FERC on Thursday issued a proposed rule that aims to speed up the process for linking new electric generation to the power grid.
The Federal Energy Regulatory Commission’s unanimous vote advances a notice of proposed rulemaking (NOPR) that could ease interconnection queue backlogs. Commission staff said the rule would add certainty to the process and prevent discrimination against new generation.
“We are witnessing unprecedented demand for new resources seeking to interconnect to the transmission grid, and queue delays are hindering customers’ access to new, low-cost generation,” Chairman Rich Glick said.
Glick has previously emphasized the need to improve electric grid reliability.
According to the Commission, more than 1,400 GW of generation and storage were in interconnection queues nationwide at the end of 2021.
“This is more than triple the total volume just five years ago,” FERC staff said. “Projects now face an average timeline of more than three years to get connected to the grid. As the resource mix rapidly changes, the Commission’s policies must keep pace.”
FERC said the inadequate planning has limited renewable generator access to the grid.
One reform under the NOPR would implement a “first-ready, first-served” cluster study process. The measure would have transmission providers perform larger interconnection studies covering “numerous proposed generating facilities” instead of running separate studies for each facility.
For the sake of timeliness, the first-ready, first-served system would also have transmission providers impose additional financial commitments and readiness requirements on interconnection customers.
The proposed rule would also set firm deadlines and establish penalties if transmission providers fail to complete interconnection studies on time, with the exception of force majeure situations.
Staff said interconnection queue processing speed would also increase via a “more detailed affected systems study process.” The revamped process would include specific modeling standards and pro forma affected system agreements, along with simplified interconnection study requests.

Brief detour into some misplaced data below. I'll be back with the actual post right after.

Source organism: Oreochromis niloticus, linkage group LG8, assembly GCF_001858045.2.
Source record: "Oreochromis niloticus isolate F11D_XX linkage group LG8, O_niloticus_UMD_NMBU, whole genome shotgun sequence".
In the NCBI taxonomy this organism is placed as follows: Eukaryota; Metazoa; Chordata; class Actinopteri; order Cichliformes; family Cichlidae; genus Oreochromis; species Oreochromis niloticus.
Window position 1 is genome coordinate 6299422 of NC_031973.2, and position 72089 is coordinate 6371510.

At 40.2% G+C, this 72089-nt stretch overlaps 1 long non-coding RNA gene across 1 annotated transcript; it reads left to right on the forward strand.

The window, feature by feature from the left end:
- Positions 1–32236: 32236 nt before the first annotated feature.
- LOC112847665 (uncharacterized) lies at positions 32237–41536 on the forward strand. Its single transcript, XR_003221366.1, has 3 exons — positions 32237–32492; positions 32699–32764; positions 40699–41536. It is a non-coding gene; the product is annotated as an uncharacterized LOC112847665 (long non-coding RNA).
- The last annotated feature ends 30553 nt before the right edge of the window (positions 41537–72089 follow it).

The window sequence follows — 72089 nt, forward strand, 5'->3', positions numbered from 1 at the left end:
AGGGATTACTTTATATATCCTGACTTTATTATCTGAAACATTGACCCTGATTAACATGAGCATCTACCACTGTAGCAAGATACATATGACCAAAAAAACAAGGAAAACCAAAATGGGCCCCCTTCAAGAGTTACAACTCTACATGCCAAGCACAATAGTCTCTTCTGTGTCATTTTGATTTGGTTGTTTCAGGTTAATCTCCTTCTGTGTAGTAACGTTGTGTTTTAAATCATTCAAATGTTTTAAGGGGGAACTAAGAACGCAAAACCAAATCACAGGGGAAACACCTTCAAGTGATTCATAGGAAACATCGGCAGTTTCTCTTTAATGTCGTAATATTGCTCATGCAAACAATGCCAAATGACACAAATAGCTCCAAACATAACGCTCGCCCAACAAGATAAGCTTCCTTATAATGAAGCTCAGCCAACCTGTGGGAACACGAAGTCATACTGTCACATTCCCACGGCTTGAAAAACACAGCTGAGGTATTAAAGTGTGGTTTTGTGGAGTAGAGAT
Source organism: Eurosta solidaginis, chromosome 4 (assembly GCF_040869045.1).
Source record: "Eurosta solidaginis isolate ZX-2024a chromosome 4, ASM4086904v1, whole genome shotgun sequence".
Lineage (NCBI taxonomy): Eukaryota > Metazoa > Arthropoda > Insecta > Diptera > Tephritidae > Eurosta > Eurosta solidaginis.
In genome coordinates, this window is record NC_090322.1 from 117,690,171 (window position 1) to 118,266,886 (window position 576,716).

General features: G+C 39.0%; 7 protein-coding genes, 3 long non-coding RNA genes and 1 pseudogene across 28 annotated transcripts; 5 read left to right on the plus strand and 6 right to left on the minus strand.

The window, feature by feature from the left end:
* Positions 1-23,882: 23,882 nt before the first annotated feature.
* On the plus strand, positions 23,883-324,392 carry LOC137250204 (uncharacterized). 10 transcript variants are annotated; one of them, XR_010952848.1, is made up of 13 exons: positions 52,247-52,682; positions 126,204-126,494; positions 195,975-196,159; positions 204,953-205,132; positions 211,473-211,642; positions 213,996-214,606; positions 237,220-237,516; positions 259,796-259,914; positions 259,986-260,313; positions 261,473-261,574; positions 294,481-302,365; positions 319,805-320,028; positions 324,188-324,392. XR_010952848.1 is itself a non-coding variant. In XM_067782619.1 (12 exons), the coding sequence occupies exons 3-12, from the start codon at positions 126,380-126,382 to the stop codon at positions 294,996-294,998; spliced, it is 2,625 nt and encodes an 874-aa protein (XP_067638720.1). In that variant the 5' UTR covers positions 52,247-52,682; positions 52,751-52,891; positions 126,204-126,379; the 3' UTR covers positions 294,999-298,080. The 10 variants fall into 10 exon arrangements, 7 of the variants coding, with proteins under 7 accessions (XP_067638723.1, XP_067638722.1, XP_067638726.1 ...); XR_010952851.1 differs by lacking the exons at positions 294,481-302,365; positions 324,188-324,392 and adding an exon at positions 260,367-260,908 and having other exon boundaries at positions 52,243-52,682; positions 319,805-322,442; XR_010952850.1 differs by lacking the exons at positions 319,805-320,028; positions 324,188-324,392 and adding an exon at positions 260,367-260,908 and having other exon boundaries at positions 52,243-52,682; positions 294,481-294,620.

The rule would also require transmission providers to allow more than one resource to co-locate on a shared site behind a single point of interconnection and share a single interconnection request, FERC noted.
“This would create a minimum standard that would remove barriers for co-located resources by creating a more efficient standardized procedure for these types of configurations,” said FERC staff.
Moreover, interconnection customers would be allowed to add a generating facility to an existing interconnection request under certain circumstances without losing their place in the queue. In addition, transmission providers would be required to consider alternative transmission solutions requested by the interconnection customer.
Finally, the FERC proposal would update modeling and performance requirements for nonsynchronous generating facilities to accommodate the changing resource mix.
“For example, to ensure that non-synchronous resources are better able to support reliability, the NOPR proposes to require them to continue providing power and voltage support during grid disturbances,” said FERC staff.
Once the NOPR appears in the Federal Register, FERC would accept comments on the proposed rule for the next three months, with reply comments taken for another month.
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